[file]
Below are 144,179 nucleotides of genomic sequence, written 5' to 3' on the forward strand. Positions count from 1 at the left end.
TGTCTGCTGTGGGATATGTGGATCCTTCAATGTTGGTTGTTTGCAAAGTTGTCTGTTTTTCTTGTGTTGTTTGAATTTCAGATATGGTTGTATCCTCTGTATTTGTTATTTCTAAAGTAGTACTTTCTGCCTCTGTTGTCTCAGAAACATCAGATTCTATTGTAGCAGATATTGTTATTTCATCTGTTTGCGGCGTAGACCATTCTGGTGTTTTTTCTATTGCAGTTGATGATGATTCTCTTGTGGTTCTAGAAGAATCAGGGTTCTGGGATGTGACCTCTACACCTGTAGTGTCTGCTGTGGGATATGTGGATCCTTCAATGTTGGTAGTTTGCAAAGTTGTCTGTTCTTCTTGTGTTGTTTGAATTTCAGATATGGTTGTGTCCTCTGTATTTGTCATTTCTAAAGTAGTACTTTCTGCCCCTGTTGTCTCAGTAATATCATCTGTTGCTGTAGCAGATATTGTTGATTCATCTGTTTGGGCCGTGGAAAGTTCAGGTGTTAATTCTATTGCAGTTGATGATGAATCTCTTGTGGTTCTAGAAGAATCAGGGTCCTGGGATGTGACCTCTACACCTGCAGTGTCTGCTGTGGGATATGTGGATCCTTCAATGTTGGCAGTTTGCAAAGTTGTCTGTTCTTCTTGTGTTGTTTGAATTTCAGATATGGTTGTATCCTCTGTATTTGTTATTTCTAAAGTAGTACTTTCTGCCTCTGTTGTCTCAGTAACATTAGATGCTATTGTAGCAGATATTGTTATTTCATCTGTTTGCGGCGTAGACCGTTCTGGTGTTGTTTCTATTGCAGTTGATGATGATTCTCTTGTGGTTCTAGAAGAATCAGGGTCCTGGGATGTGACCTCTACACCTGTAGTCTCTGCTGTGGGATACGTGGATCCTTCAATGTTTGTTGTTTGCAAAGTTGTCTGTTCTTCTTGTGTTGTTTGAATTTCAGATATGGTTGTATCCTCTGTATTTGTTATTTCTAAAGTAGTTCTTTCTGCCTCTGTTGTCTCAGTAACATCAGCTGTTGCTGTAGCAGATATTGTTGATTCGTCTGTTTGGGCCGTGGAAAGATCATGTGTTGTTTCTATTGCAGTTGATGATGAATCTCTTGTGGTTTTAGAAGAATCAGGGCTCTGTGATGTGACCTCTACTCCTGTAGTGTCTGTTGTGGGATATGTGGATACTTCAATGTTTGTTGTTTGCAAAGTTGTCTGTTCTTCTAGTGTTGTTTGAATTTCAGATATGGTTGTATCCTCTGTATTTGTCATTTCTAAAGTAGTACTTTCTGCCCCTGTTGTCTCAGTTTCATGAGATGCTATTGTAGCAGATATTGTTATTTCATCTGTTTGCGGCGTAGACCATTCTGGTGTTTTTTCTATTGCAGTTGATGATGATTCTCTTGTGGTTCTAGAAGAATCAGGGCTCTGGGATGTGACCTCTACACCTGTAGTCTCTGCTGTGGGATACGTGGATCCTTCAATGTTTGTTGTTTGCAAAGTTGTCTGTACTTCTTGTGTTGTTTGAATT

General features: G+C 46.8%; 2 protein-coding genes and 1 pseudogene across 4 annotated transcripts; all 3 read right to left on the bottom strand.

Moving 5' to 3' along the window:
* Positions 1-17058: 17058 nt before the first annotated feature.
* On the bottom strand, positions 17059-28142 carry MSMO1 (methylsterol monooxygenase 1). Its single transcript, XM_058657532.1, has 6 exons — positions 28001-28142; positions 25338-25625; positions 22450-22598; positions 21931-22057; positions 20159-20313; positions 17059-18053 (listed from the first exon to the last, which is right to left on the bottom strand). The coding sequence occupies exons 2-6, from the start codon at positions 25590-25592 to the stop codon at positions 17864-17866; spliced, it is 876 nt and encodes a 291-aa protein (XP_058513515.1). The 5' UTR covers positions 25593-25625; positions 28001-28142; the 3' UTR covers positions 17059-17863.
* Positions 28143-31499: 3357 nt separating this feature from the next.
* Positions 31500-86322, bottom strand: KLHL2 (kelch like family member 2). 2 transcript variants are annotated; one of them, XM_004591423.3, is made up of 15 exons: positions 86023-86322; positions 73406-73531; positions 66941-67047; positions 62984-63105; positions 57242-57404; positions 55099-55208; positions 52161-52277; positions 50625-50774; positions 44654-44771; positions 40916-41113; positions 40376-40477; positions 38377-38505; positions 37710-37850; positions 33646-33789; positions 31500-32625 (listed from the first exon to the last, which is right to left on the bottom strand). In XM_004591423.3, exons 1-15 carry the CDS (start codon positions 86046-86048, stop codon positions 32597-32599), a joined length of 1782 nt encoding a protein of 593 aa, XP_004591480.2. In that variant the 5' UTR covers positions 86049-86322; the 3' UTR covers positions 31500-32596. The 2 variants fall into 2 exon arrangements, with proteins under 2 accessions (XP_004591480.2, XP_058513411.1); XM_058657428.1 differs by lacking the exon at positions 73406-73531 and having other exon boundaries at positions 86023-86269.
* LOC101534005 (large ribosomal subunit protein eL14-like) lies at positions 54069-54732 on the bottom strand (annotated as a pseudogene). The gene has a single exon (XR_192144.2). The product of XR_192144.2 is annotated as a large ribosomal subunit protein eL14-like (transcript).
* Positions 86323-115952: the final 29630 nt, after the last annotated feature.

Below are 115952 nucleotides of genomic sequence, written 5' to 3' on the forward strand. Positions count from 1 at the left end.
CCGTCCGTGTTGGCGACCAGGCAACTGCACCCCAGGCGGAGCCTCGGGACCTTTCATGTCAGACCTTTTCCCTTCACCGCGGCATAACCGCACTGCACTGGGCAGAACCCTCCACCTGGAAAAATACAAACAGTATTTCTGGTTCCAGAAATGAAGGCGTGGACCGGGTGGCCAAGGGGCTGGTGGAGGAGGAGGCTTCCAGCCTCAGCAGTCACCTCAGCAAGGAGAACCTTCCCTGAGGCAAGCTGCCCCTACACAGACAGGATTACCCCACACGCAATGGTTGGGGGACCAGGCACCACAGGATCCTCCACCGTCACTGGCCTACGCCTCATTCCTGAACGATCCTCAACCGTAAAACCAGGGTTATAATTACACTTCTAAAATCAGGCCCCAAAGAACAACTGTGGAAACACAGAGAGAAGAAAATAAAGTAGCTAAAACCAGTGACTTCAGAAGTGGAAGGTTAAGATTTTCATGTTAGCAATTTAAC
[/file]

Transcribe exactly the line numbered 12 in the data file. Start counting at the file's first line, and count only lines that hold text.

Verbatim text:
CCGTCCGTGTTGGCGACCAGGCAACTGCACCCCAGGCGGAGCCTCGGGACCTTTCATGTCAGACCTTTTCCCTTCACCGCGGCATAACCGCACTGCACTGGGCAGAACCCTCCACCTGGAAAAATACAAACAGTATTTCTGGTTCCAGAAATGAAGGCGTGGACCGGGTGGCCAAGGGGCTGGTGGAGGAGGAGGCTTCCAGCCTCAGCAGTCACCTCAGCAAGGAGAACCTTCCCTGAGGCAAGCTGCCCCTACACAGACAGGATTACCCCACACGCAATGGTTGGGGGACCAGGCACCACAGGATCCTCCACCGTCACTGGCCTACGCCTCATTCCTGAACGATCCTCAACCGTAAAACCAGGGTTATAATTACACTTCTAAAATCAGGCCCCAAAGAACAACTGTGGAAACACAGAGAGAAGAAAATAAAGTAGCTAAAACCAGTGACTTCAGAAGTGGAAGGTTAAGATTTTCATGTTAGCAATTTAAC